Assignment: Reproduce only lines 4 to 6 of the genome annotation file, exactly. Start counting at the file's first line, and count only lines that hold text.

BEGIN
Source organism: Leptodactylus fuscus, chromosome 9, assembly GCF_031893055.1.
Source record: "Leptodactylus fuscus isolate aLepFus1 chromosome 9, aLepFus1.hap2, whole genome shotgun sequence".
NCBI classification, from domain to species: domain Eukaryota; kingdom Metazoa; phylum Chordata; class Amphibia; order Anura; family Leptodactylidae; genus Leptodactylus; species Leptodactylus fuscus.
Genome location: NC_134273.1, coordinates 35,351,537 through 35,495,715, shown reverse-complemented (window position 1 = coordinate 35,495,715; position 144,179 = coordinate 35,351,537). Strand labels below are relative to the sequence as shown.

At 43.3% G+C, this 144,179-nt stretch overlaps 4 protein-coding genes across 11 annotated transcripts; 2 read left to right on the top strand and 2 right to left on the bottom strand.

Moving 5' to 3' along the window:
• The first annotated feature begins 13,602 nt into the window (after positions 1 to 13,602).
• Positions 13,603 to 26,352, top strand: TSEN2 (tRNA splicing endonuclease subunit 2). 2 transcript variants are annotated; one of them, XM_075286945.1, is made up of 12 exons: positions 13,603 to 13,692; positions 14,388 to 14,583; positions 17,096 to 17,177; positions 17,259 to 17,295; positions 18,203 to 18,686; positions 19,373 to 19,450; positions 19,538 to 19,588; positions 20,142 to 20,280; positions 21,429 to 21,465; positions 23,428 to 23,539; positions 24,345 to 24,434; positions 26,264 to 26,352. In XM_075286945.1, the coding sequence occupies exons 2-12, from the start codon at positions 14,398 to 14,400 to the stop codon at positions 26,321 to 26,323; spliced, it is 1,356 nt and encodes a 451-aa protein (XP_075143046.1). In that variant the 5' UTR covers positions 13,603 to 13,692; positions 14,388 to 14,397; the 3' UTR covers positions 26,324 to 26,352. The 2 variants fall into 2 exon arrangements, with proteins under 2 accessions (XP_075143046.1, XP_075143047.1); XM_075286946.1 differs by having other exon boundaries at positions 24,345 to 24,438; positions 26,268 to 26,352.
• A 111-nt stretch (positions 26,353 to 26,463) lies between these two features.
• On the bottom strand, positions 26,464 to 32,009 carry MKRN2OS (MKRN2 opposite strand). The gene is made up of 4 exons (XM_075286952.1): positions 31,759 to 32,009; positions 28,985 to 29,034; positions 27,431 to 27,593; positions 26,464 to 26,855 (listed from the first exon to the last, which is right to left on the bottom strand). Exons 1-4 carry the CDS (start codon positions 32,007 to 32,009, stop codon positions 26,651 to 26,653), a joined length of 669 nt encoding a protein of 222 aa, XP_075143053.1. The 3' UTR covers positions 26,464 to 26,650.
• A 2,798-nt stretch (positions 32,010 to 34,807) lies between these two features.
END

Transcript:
Genome location: NC_134273.1, coordinates 35,351,537 through 35,495,715, shown reverse-complemented (window position 1 = coordinate 35,495,715; position 144,179 = coordinate 35,351,537). Strand labels below are relative to the sequence as shown.

At 43.3% G+C, this 144,179-nt stretch overlaps 4 protein-coding genes across 11 annotated transcripts; 2 read left to right on the top strand and 2 right to left on the bottom strand.

Moving 5' to 3' along the window: